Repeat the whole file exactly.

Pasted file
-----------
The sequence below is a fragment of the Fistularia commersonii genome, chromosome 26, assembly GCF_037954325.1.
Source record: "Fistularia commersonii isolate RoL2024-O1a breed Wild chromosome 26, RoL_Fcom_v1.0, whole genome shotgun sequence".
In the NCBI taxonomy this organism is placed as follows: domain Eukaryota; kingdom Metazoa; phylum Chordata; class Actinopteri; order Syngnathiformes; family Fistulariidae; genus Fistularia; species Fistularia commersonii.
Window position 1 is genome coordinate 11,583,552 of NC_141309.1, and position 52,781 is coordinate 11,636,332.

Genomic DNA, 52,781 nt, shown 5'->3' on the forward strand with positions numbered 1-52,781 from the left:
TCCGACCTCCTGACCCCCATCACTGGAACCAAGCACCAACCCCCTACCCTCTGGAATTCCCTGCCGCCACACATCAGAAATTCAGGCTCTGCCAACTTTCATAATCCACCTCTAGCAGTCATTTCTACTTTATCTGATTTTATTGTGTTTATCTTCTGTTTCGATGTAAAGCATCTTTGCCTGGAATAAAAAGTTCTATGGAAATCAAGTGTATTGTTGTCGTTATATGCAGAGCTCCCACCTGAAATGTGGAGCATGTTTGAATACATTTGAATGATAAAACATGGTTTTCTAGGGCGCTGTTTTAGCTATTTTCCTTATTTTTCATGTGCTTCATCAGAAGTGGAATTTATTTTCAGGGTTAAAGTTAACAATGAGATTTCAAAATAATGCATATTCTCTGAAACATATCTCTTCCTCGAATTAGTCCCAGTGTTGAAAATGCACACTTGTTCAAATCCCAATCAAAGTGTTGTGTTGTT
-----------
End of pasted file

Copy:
The sequence below is a fragment of the Fistularia commersonii genome, chromosome 26, assembly GCF_037954325.1.
Source record: "Fistularia commersonii isolate RoL2024-O1a breed Wild chromosome 26, RoL_Fcom_v1.0, whole genome shotgun sequence".
In the NCBI taxonomy this organism is placed as follows: domain Eukaryota; kingdom Metazoa; phylum Chordata; class Actinopteri; order Syngnathiformes; family Fistulariidae; genus Fistularia; species Fistularia commersonii.
Window position 1 is genome coordinate 11,583,552 of NC_141309.1, and position 52,781 is coordinate 11,636,332.

Genomic DNA, 52,781 nt, shown 5'->3' on the forward strand with positions numbered 1-52,781 from the left:
TCCGACCTCCTGACCCCCATCACTGGAACCAAGCACCAACCCCCTACCCTCTGGAATTCCCTGCCGCCACACATCAGAAATTCAGGCTCTGCCAACTTTCATAATCCACCTCTAGCAGTCATTTCTACTTTATCTGATTTTATTGTGTTTATCTTCTGTTTCGATGTAAAGCATCTTTGCCTGGAATAAAAAGTTCTATGGAAATCAAGTGTATTGTTGTCGTTATATGCAGAGCTCCCACCTGAAATGTGGAGCATGTTTGAATACATTTGAATGATAAAACATGGTTTTCTAGGGCGCTGTTTTAGCTATTTTCCTTATTTTTCATGTGCTTCATCAGAAGTGGAATTTATTTTCAGGGTTAAAGTTAACAATGAGATTTCAAAATAATGCATATTCTCTGAAACATATCTCTTCCTCGAATTAGTCCCAGTGTTGAAAATGCACACTTGTTCAAATCCCAATCAAAGTGTTGTGTTGTT